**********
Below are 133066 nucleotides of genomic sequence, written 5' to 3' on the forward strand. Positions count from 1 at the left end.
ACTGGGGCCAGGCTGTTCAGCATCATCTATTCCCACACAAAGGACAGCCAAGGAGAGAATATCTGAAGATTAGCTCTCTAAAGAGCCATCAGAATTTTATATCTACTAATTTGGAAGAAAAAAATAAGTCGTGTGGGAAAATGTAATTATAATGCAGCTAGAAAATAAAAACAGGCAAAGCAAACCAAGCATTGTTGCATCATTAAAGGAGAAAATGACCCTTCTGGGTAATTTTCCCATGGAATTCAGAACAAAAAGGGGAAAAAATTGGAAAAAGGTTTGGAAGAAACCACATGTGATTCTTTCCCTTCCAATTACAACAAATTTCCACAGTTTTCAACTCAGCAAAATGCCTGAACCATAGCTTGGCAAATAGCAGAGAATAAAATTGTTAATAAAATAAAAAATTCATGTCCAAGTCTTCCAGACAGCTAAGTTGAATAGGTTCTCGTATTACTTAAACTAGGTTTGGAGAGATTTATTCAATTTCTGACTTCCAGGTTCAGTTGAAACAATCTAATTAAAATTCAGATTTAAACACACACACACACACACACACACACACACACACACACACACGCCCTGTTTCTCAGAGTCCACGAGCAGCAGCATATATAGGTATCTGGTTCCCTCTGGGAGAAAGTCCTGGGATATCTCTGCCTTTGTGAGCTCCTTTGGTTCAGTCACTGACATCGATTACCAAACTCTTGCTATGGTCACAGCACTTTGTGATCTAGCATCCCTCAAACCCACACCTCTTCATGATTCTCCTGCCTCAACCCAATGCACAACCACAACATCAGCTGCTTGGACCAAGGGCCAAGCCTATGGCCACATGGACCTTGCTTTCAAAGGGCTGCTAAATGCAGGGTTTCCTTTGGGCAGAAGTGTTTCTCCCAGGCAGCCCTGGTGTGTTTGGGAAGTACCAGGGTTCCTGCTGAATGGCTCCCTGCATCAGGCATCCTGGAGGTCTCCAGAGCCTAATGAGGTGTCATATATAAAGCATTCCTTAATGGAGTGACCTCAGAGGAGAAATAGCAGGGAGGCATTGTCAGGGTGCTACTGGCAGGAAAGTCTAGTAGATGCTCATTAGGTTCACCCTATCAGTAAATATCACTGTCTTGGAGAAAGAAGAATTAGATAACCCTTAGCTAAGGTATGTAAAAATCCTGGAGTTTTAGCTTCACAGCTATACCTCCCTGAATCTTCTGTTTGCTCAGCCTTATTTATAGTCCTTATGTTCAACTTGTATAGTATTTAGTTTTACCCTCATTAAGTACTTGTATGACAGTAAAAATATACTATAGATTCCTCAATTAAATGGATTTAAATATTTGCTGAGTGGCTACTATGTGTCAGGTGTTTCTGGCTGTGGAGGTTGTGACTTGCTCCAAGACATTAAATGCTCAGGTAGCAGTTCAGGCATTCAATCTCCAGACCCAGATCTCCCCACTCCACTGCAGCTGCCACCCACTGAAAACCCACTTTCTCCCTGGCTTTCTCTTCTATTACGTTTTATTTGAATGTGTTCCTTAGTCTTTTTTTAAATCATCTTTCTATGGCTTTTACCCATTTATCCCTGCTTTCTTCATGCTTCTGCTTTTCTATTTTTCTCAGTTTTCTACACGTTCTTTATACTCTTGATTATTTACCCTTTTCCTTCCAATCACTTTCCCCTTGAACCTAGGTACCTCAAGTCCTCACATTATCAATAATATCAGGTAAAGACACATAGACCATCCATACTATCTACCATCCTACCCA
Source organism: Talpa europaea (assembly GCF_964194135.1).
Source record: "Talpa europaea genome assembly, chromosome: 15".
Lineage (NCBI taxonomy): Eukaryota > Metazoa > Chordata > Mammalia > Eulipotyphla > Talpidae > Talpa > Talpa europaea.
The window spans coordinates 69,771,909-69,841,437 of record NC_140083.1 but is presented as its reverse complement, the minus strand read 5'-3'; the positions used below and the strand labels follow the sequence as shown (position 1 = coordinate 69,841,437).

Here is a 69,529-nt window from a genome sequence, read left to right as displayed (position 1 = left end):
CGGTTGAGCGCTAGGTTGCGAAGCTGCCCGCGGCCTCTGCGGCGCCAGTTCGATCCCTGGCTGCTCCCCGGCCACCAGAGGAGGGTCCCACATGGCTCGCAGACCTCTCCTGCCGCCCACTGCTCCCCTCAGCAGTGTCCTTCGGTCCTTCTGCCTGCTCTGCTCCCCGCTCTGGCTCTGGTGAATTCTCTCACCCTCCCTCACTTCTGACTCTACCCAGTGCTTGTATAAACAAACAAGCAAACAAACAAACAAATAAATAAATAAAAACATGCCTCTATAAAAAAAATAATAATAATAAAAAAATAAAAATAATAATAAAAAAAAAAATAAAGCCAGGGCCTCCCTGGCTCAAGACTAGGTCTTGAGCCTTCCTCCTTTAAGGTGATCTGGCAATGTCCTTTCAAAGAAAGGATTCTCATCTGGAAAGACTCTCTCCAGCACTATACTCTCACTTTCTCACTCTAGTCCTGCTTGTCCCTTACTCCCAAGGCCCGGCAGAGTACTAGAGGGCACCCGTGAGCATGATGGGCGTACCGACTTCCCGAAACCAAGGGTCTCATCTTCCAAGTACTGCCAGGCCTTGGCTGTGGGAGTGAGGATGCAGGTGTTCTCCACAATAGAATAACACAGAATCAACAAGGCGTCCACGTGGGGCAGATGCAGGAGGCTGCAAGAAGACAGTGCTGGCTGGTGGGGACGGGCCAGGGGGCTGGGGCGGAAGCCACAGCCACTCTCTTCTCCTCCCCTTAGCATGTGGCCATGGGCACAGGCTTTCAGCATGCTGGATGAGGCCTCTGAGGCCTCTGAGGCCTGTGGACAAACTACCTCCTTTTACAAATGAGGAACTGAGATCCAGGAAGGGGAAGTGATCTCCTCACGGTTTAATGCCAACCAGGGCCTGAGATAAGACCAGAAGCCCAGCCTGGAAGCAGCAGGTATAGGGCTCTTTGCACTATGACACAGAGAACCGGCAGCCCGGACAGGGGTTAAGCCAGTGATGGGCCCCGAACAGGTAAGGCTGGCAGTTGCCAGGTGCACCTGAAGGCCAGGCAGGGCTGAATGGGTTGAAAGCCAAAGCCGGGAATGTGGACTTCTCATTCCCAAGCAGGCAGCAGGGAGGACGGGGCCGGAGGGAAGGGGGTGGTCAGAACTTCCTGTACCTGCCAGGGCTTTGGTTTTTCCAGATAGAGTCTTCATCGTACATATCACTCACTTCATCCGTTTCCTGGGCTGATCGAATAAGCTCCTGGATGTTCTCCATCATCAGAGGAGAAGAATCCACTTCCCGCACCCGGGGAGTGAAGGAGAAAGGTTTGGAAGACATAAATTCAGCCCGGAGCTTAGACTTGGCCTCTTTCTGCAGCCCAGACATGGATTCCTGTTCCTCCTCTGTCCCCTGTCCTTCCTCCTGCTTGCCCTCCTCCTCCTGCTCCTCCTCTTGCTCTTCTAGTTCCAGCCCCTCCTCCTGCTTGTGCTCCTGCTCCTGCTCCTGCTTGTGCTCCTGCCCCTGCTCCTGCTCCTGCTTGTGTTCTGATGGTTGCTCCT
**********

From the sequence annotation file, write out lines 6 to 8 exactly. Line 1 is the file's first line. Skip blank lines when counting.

The window spans coordinates 69,771,909-69,841,437 of record NC_140083.1 but is presented as its reverse complement, the minus strand read 5'-3'; the positions used below and the strand labels follow the sequence as shown (position 1 = coordinate 69,841,437).

Here is a 69,529-nt window from a genome sequence, read left to right as displayed (position 1 = left end):
CGGTTGAGCGCTAGGTTGCGAAGCTGCCCGCGGCCTCTGCGGCGCCAGTTCGATCCCTGGCTGCTCCCCGGCCACCAGAGGAGGGTCCCACATGGCTCGCAGACCTCTCCTGCCGCCCACTGCTCCCCTCAGCAGTGTCCTTCGGTCCTTCTGCCTGCTCTGCTCCCCGCTCTGGCTCTGGTGAATTCTCTCACCCTCCCTCACTTCTGACTCTACCCAGTGCTTGTATAAACAAACAAGCAAACAAACAAACAAATAAATAAATAAAAACATGCCTCTATAAAAAAAATAATAATAATAAAAAAATAAAAATAATAATAAAAAAAAAAATAAAGCCAGGGCCTCCCTGGCTCAAGACTAGGTCTTGAGCCTTCCTCCTTTAAGGTGATCTGGCAATGTCCTTTCAAAGAAAGGATTCTCATCTGGAAAGACTCTCTCCAGCACTATACTCTCACTTTCTCACTCTAGTCCTGCTTGTCCCTTACTCCCAAGGCCCGGCAGAGTACTAGAGGGCACCCGTGAGCATGATGGGCGTACCGACTTCCCGAAACCAAGGGTCTCATCTTCCAAGTACTGCCAGGCCTTGGCTGTGGGAGTGAGGATGCAGGTGTTCTCCACAATAGAATAACACAGAATCAACAAGGCGTCCACGTGGGGCAGATGCAGGAGGCTGCAAGAAGACAGTGCTGGCTGGTGGGGACGGGCCAGGGGGCTGGGGCGGAAGCCACAGCCACTCTCTTCTCCTCCCCTTAGCATGTGGCCATGGGCACAGGCTTTCAGCATGCTGGATGAGGCCTCTGAGGCCTCTGAGGCCTGTGGACAAACTACCTCCTTTTACAAATGAGGAACTGAGATCCAGGAAGGGGAAGTGATCTCCTCACGGTTTAATGCCAACCAGGGCCTGAGATAAGACCAGAAGCCCAGCCTGGAAGCAGCAGGTATAGGGCTCTTTGCACTATGACACAGAGAACCGGCAGCCCGGACAGGGGTTAAGCCAGTGATGGGCCCCGAACAGGTAAGGCTGGCAGTTGCCAGGTGCACCTGAAGGCCAGGCAGGGCTGAATGGGTTGAAAGCCAAAGCCGGGAATGTGGACTTCTCATTCCCAAGCAGGCAGCAGGGAGGACGGGGCCGGAGGGAAGGGGGTGGTCAGAACTTCCTGTACCTGCCAGGGCTTTGGTTTTTCCAGATAGAGTCTTCATCGTACATATCACTCACTTCATCCGTTTCCTGGGCTGATCGAATAAGCTCCTGGATGTTCTCCATCATCAGAGGAGAAGAATCCACTTCCCGCACCCGGGGAGTGAAGGAGAAAGGTTTGGAAGACATAAATTCAGCCCGGAGCTTAGACTTGGCCTCTTTCTGCAGCCCAGACATGGATTCCTGTTCCTCCTCTGTCCCCTGTCCTTCCTCCTGCTTGCCCTCCTCCTCCTGCTCCTCCTCTTGCTCTTCTAGTTCCAGCCCCTCCTCCTGCTTGTGCTCCTGCTCCTGCTCCTGCTTGTGCTCCTGCCCCTGCTCCTGCTCCTGCTTGTGTTCTGATGGTTGCTCCT